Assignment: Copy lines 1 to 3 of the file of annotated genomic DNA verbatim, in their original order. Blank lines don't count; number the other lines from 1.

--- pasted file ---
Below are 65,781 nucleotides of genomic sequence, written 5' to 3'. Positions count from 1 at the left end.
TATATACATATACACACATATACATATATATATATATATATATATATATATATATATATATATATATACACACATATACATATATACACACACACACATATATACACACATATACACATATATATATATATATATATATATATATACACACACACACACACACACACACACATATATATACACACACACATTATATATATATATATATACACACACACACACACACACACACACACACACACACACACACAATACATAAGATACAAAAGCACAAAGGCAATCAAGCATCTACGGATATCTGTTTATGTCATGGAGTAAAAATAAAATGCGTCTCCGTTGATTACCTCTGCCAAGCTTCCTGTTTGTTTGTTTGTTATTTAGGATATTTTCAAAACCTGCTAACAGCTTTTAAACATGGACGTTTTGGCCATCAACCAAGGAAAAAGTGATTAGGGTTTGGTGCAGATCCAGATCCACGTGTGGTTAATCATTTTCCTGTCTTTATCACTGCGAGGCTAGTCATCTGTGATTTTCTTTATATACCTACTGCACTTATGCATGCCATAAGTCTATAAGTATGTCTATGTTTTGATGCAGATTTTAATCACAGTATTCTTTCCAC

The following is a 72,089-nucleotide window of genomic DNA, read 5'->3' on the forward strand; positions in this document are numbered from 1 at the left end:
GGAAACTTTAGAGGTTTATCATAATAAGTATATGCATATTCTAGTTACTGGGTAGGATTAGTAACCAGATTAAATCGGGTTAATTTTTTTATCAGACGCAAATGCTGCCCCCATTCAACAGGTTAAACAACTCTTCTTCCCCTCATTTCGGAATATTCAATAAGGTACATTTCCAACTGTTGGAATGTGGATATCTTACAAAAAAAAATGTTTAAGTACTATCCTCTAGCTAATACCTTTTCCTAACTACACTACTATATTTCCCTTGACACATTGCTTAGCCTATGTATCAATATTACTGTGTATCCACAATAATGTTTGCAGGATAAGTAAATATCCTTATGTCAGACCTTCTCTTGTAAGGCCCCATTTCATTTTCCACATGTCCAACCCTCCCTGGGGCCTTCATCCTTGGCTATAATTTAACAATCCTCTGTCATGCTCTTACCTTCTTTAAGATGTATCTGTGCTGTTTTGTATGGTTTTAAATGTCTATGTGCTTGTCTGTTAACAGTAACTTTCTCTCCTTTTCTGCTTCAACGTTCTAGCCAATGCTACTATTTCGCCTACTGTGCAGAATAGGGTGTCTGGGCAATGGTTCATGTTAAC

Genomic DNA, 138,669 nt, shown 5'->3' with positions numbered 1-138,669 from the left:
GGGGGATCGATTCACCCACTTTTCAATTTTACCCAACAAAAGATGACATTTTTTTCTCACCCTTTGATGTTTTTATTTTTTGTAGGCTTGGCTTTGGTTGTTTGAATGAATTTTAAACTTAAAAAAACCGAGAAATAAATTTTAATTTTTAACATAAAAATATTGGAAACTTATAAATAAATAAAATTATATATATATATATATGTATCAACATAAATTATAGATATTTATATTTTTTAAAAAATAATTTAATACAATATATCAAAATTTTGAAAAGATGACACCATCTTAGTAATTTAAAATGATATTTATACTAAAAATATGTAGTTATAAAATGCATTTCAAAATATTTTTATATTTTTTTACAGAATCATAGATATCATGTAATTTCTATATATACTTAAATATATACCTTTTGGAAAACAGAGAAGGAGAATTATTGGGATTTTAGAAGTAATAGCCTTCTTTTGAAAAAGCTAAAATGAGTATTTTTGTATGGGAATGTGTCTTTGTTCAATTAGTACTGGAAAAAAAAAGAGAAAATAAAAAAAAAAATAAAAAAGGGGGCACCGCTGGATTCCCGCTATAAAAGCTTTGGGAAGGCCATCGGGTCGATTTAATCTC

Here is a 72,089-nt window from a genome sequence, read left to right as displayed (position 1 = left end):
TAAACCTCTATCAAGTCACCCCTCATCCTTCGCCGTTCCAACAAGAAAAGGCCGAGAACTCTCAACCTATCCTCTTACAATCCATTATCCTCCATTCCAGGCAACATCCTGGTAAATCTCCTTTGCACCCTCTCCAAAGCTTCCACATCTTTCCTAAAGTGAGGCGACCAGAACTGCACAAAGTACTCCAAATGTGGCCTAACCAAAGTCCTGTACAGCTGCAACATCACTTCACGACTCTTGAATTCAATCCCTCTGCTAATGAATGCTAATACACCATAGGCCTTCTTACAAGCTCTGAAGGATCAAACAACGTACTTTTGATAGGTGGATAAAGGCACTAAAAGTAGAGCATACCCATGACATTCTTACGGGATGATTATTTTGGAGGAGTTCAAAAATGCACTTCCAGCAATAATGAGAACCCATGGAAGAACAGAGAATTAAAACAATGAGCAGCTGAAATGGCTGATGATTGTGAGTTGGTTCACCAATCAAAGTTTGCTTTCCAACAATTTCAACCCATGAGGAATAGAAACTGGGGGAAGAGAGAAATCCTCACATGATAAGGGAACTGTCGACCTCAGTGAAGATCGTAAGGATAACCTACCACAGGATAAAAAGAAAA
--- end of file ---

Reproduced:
Below are 65,781 nucleotides of genomic sequence, written 5' to 3'. Positions count from 1 at the left end.
TATATACATATACACACATATACATATATATATATATATATATATATATATATATATATATATATATACACACATATACATATATACACACACACACATATATACACACATATACACATATATATATATATATATATATATATATACACACACACACACACACACACACACATATATATACACACACACATTATATATATATATATATACACACACACACACACACACACACACACACACACACACACACAATACATAAGATACAAAAGCACAAAGGCAATCAAGCATCTACGGATATCTGTTTATGTCATGGAGTAAAAATAAAATGCGTCTCCGTTGATTACCTCTGCCAAGCTTCCTGTTTGTTTGTTTGTTATTTAGGATATTTTCAAAACCTGCTAACAGCTTTTAAACATGGACGTTTTGGCCATCAACCAAGGAAAAAGTGATTAGGGTTTGGTGCAGATCCAGATCCACGTGTGGTTAATCATTTTCCTGTCTTTATCACTGCGAGGCTAGTCATCTGTGATTTTCTTTATATACCTACTGCACTTATGCATGCCATAAGTCTATAAGTATGTCTATGTTTTGATGCAGATTTTAATCACAGTATTCTTTCCAC

The following is a 72,089-nucleotide window of genomic DNA, read 5'->3' on the forward strand; positions in this document are numbered from 1 at the left end: